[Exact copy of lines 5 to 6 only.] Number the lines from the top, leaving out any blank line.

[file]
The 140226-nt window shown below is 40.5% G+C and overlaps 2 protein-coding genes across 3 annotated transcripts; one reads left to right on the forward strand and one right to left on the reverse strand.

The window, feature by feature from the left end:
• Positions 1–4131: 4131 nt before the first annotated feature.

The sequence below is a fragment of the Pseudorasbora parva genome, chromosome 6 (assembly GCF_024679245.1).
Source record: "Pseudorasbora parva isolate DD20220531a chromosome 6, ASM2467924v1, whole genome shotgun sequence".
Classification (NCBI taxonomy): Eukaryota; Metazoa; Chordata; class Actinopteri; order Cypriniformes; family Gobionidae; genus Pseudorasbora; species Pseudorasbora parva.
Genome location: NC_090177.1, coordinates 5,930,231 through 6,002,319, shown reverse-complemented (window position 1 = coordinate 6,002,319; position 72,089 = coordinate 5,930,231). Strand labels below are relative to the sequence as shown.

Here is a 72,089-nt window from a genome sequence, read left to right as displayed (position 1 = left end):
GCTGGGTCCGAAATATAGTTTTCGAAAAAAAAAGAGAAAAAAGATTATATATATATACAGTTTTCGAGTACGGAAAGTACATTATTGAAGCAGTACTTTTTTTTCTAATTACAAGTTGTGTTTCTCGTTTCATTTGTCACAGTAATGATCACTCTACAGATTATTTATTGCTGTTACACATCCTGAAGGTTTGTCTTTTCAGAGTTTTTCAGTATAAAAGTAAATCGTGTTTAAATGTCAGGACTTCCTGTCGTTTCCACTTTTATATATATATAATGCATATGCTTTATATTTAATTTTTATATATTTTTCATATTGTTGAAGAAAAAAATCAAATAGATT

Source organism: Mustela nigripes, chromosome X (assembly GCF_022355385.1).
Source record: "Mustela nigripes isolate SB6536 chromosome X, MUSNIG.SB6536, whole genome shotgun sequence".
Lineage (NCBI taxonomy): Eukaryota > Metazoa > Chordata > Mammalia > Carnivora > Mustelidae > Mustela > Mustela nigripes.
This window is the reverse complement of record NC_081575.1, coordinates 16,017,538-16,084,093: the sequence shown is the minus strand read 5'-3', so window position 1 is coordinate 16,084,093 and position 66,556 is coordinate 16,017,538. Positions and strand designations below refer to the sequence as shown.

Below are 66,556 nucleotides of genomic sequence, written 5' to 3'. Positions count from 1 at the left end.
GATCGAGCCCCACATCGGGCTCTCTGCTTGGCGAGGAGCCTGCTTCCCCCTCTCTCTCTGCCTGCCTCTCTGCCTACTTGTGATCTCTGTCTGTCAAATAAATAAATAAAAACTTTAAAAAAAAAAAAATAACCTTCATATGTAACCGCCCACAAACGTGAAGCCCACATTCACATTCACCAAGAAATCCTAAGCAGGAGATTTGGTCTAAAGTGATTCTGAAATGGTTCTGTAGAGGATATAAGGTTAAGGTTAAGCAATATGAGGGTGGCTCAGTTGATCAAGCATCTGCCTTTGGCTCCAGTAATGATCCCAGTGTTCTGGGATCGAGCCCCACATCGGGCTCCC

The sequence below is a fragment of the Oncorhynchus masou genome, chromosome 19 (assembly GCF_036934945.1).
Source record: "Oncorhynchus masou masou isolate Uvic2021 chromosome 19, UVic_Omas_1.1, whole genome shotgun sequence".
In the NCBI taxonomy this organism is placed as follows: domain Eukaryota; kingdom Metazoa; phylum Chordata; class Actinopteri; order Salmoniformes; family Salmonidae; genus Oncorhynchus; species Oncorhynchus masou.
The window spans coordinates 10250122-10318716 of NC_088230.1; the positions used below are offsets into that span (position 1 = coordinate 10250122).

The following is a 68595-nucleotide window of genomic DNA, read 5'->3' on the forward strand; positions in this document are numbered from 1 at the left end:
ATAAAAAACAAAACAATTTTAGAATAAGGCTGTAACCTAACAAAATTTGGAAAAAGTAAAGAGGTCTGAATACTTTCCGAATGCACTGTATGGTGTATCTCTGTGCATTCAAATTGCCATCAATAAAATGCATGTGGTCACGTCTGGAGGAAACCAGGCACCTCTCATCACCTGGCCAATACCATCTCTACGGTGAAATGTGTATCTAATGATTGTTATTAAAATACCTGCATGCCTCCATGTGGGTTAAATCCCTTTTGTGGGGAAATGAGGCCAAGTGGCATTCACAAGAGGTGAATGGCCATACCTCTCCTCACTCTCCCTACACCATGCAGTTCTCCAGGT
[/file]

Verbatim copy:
Source record: "Pseudorasbora parva isolate DD20220531a chromosome 6, ASM2467924v1, whole genome shotgun sequence".
Classification (NCBI taxonomy): Eukaryota; Metazoa; Chordata; class Actinopteri; order Cypriniformes; family Gobionidae; genus Pseudorasbora; species Pseudorasbora parva.